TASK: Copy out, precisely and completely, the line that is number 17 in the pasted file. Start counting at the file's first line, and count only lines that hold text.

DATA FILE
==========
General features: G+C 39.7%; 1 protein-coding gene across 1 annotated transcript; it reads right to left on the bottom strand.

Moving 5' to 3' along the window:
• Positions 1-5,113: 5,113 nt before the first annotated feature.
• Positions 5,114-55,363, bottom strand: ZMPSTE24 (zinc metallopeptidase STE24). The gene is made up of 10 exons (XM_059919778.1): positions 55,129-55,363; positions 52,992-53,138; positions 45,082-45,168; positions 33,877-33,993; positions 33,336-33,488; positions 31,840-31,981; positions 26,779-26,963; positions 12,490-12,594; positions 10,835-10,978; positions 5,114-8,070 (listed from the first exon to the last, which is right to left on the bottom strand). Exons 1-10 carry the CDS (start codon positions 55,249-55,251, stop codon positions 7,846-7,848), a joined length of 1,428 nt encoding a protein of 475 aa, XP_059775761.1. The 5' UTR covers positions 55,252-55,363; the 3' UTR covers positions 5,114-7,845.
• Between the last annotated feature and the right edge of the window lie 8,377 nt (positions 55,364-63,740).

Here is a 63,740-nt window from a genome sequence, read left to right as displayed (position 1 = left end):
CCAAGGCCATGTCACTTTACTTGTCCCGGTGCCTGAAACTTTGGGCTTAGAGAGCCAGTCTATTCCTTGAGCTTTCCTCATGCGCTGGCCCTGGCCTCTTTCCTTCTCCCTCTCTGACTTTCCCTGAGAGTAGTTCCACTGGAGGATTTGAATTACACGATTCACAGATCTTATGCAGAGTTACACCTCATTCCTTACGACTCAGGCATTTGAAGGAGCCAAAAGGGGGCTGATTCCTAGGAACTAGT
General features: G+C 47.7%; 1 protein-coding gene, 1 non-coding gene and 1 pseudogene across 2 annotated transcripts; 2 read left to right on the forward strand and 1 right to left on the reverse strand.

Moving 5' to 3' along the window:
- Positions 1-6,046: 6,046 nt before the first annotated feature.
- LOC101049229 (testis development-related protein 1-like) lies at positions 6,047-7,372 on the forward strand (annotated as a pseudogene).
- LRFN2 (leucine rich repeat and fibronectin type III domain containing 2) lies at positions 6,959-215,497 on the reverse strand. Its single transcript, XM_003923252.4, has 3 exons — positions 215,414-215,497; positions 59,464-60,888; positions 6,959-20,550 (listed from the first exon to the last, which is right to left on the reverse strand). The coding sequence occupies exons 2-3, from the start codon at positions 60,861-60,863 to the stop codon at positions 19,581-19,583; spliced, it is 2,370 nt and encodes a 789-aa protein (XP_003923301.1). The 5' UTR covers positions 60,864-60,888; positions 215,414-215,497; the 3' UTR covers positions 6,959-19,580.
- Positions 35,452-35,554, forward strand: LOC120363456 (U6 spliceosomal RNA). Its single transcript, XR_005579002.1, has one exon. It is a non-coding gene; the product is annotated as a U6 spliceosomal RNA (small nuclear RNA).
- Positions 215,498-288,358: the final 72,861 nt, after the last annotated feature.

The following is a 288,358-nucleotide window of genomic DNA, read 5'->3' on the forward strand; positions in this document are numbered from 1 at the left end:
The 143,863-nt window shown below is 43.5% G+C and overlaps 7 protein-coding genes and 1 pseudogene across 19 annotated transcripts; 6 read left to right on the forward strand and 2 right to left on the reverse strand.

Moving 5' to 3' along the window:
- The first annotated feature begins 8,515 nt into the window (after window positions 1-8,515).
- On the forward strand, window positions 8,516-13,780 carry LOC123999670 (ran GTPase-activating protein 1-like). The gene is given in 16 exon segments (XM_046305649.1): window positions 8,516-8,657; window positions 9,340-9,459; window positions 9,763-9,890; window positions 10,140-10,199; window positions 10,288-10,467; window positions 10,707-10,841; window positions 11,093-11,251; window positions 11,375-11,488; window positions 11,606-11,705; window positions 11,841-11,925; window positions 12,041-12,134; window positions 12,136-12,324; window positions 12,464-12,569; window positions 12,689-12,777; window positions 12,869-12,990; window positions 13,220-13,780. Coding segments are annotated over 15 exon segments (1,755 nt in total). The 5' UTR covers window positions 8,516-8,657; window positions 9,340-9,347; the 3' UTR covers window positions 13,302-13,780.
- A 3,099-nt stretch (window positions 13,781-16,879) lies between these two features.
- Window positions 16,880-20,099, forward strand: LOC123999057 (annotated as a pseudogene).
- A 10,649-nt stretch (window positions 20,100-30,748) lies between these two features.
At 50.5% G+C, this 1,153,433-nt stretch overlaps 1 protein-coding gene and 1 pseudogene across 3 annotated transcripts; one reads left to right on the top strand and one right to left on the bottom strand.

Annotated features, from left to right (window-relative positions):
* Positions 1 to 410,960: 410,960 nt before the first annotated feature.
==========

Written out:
Moving 5' to 3' along the window: